African States were colonised by the countries discussed above. As such, we adopted the laws of our former colonizers.

In Southern Africa alone, there is a minimum of three legal systems, Civil, Roman-Dutch and Common law. Some countries use a combination of the Common and Roman Dutch systems in their commercial affairs. To add to the pot-pourri, several traditional and religious laws play a role on the manner business is conducted within the region

Outside of Southern Africa, attempts to deal with the multiplicity of legal systems have been made. On the African continent, the Organisation pur l’Harmonization en Afrique de Droit des Affaires (OHADA) is the leading organisation in this feat. OHADA is a membership based organisation. Its membership is currently made up of West and Central African states.

The majority of its members are former French colonies. Their legal systems are based on French law. The complication these countries faced was that their laws developed at different paces. The result was, different laws for similar factual scenarios existed across the region

OHADA’s focus is on business laws. The idea is to create a strong legal framework that is necessary for the development of the region’s economy. In order to achieve this, business laws across the different jurisdictions are harmonized, simplified and made easily accessible.

The goal is to create one business legal system for all member states. It is believed that this will make it easier for businesses to trade across the region.

Ministers of Finance and Justice from the member states meet and agree on laws that need to be enacted or harmonised. Once agreement is reached, these laws automatically become binding on all member States.

There is no need for the individual States to refer the laws to their parliaments for ratification. It is a fair exchange. A little bit of parliamentary sovereignty is sacrificed for the attainment of harmony. The region will also develop its business practices at a uniform pace. In addition, legal certainty is established.

Those who argue against unification or harmonisation of business laws rely on the fact that States compete against each other for foreign investments. One factor that gives a state an advantage over other states is the legal system.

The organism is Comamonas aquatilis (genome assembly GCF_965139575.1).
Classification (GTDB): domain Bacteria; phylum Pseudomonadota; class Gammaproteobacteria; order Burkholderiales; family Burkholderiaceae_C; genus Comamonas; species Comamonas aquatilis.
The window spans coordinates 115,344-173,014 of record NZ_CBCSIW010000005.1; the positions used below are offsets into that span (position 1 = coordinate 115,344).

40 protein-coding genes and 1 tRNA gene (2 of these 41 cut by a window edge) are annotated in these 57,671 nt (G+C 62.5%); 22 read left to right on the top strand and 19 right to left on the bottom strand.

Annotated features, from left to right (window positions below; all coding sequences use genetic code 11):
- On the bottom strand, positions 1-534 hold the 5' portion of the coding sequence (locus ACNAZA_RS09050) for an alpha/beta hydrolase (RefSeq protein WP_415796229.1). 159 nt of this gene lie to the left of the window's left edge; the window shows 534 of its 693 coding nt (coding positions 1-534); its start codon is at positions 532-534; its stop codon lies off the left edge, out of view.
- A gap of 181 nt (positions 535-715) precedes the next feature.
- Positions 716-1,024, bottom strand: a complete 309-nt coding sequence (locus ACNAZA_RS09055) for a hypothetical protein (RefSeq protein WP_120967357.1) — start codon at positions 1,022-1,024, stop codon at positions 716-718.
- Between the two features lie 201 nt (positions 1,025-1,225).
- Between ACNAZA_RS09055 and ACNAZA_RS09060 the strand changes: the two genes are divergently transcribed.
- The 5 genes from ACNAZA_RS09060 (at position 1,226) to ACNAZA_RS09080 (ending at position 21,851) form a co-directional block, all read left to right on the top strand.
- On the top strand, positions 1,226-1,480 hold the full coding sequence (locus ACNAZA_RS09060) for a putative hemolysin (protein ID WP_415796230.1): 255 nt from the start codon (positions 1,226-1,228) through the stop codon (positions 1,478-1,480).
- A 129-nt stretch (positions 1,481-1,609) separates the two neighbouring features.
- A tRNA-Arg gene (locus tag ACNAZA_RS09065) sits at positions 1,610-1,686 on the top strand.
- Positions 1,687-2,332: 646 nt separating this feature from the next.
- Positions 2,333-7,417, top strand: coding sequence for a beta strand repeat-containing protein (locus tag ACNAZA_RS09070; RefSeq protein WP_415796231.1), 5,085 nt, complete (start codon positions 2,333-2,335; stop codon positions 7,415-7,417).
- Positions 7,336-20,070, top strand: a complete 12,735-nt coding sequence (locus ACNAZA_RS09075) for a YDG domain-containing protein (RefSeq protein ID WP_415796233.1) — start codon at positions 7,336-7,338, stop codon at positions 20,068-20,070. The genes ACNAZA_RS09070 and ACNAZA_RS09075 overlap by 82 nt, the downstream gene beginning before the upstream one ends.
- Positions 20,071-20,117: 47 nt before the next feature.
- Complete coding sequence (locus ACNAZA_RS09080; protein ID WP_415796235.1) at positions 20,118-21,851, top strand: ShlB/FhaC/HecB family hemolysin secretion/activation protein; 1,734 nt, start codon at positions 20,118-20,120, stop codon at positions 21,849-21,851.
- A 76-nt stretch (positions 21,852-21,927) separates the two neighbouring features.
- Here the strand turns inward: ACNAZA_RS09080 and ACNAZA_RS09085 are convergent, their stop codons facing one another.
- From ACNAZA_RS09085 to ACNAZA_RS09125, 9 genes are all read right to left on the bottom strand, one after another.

The argument goes further to state that businesses race to the bottom; that is, they go to the jurisdictions that impose the least regulatory burdens on their affairs.

They say, unification eliminates this important basis of competition and distorts the flow of capital. It is uncompetitive behaviour they say.

Another argument, which I find unconvincing, is that investors and traders do not concern themselves with the laws of a country. Their main focus is on the economic well being of the region. I find this argument difficult to follow because the economy and the legal system are inextricably linked. Our experiences in Zimbabwe have demonstrated this time and again.

It is better to harmonize business laws than not to do so. I think our government should spearhead this process. The focus should be on the COMESA area. This should be done in tandem with the work that OHADA has already carried out. This will eliminate the multiplicity of laws and another barrier to trade would be smashed.

 Adv Fungai Mgcini Kuzinya LLB LLM is a regional commercial lawyer. He is a Legal Practitioner of the High Court of Zimbabwe and Advocate of the South African and Lesotho High Courts. He can be reached at [email protected]